Retro ‘Doctor Who’ Reviews – Vol. 11.1
Racing against the clock…
The Eleventh Hour
And here we are in the latest chapter, the Eleventh Doctor (we presume). The Tenth Doctor’s regeneration has left the TARDIS is a damaged state and it crashes to Earth, winding up in the garden of an English house in the middle of the night. The child Amelia, who takes him in and feeds him fish fingers and custard, finds the gangly, physically younger and emotionally childish new Doctor in a smoking wreck. Afterwards the Doctor promises to return immediately after repairing the TARDIS to collect the lonely Amelia.
When the Doctor does return he is initially unaware that 12 years have passed on Earth. Amelia Pond spent the years thinking she had an imaginary friend and is now an adult dating a male nurse named Rory. The Doctor grows concerned about a crack in Amelia’s wall that the girl is strangely oblivious to. It is actually a crack in the skin of the universe, through which the snake-like Prisoner Zero escapes into Earth. While Prisoner Zero is stealing peoples image the Atraxi alien race announce their intention to destroy the planet to recapture their foe.
It’s always a tricky proposition introducing a new Doctor, especially when they’re following on someone as popular as David Tennant. Matt Smith is a similar type to the Tenth, emphasising the quirky and caring over the scientific and eccentric. Smith is to date youngest of the Doctor’s and while his ability and manner seem older he is the goofiest of the performers under the role, acting outright childish at times. What truly cemented him in the part in the eyes of the viewers in the now classic ‘Hello, I’m the Doctor’ scene, which was added to the script at, well, the eleventh hour.
In addition to the somewhat complex introduction the new companion Amelia we get a pretty good alien menace story. The prisoner taking the form of coma victims is more than a little disconcerting, especially when the fangs come out. Rory also gets a good introduction although he features as a supplementary character at this point. Even without the important function of introducing the main characters this is a good episode with plenty of mystery, action and a global scale.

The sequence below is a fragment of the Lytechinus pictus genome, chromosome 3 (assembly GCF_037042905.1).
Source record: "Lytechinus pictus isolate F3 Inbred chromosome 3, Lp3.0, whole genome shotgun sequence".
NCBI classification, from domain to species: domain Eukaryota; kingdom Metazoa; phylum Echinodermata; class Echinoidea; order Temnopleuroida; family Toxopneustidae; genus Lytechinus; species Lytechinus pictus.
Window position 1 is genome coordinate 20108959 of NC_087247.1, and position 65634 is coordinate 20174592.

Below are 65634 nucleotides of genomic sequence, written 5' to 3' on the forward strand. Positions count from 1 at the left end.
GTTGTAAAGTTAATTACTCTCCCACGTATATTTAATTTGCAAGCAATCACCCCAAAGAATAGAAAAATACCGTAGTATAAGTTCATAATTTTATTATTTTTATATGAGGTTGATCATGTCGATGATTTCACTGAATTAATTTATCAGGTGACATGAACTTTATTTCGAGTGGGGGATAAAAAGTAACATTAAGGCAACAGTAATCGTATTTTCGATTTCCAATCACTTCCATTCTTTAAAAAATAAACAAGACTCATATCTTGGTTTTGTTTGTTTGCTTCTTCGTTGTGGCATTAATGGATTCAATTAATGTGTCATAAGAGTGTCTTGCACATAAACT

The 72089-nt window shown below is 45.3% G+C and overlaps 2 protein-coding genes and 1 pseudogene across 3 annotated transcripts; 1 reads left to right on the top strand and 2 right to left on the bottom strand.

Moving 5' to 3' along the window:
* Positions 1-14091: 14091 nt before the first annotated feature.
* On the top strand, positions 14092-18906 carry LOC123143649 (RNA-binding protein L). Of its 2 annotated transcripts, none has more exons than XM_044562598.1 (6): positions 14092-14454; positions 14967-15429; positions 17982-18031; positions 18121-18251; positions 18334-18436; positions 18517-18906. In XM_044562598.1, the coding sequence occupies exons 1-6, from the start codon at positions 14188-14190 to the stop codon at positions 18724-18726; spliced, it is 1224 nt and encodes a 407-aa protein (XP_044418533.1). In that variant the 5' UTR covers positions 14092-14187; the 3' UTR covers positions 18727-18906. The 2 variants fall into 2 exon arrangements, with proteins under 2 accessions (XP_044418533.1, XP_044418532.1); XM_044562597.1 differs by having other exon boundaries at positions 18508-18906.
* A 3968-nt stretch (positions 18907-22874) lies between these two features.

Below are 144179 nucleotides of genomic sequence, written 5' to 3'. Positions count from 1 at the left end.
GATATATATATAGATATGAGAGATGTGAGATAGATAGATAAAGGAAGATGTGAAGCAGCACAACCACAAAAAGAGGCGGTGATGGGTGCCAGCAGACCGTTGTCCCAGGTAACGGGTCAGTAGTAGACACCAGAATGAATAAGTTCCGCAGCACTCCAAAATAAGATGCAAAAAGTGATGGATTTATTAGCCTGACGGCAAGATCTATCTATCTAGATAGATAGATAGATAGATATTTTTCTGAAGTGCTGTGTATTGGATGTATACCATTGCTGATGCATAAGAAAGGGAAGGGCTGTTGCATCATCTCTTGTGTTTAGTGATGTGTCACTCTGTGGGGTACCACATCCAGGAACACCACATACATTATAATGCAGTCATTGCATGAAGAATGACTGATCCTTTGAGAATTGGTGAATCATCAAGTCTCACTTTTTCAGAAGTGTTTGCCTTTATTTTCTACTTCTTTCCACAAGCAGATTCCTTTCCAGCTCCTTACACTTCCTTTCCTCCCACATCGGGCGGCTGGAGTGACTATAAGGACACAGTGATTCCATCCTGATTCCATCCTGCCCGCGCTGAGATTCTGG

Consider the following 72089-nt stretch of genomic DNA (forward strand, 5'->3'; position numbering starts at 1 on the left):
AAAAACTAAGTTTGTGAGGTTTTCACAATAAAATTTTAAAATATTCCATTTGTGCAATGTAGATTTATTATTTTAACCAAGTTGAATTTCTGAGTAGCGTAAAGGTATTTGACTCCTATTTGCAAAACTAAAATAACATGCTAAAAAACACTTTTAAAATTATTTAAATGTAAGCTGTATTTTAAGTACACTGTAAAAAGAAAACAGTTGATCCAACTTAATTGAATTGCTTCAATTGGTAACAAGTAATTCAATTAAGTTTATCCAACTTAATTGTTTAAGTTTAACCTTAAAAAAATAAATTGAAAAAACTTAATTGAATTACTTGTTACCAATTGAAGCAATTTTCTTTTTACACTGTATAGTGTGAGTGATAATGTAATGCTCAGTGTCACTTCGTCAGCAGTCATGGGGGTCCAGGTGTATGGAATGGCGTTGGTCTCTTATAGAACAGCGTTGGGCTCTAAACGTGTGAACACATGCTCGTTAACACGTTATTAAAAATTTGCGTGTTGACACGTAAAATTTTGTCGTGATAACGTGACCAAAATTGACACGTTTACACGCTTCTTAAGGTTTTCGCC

The Beast Below
There’s nothing like a good sci-fi setting to kick of an episode. The Doctor and Amy travel far into the future and arrive on the Starship UK. Due to solar flares the population of Earth was forced to evacuate and took up residence on a giant spaceship that, through its layout, mimics the old country. The ‘Smilers’, creepy robots who enforce the rules, manage the society. Any who do not obey them get fed to the ‘beast below’. The mystery deepens when they learn that the starship does not operate on normal engines, and the engine room is merely a front.
The crux of the problem comes in the form of a voting booth. Every adult on the starship must routinely view a video that reveals the truth about the starship and the beast below. Afterwards they must vote to protest or have their memory of the video erased – and no one has ever elected to protest. Along with an unusually away citizen named Liz 10 the Doctor learns that the ship is built around the last remaining Star Whale, a gargantuan creature who is controlled through jolts to the pain centre of its brain.
This is the kind of moral dilemma that makes a great Doctor Who episode. Although the themes of the episode, and the manner in which it unfolds, is quite clever this is not an especially striking episode. The setting ultimately plays a small role, with much more potential laying in the concept of Starship UK than we get to see. The ecosystem vs the human race does press all the right buttons and seeing Amy’s response to the vote and her videotaped warning before being made privy to the real situation is a good way of building the tension. Ultimately it feels like a step backwards from the introduction these characters had in the previous episode.
Victory of the Daleks
At the conclusion to the previous episode we saw the Doctor receiving a call from Winston Churchill, who has the ominous shadow of a Dalek lurking behind him. The Doctor and Amelia head straight for the war bunker housing Churchill – a month late – and are shocked to discover a horde of Daleks roaming the halls. Unusually they seem to be at the command of the military, specifically the scientist who is credited with building the Daleks, or ‘Ironsides’ as they call them. Dr. Bracewell lends credence to the notion that the Ironsides are under the control of the government and only exist to aid the war effort.
Naturally the Doctor finds this suspicious but it’s his interference and investigation that triggers the danger. Upon revealing who he is in order to prompt a response from the Ironsides an orbiting ship of Daleks activate their Earth bound conterparts. Dr. Bracewell is revealed to be an android, unbeknownst to him, carrying an explosive. On the Dalek flagship the Doctor finds that more Daleks have escaped the Time War and five new, superior models have been created.
Everything in this episode feels like a set up for a much bigger Dalek conflict that has never been made. The story concerning the Daleks embroiling themselves in the British military during the era Churchill is a damn fine Dalek story but by the end it winds up a cliff hanger in the larger scheme of things. Ian McNeice as Chruchill certainly ups the quality of the episode, he is without a doubt one of the best actors for the part, and his banter with Matt Smith with one of the highlights of the season.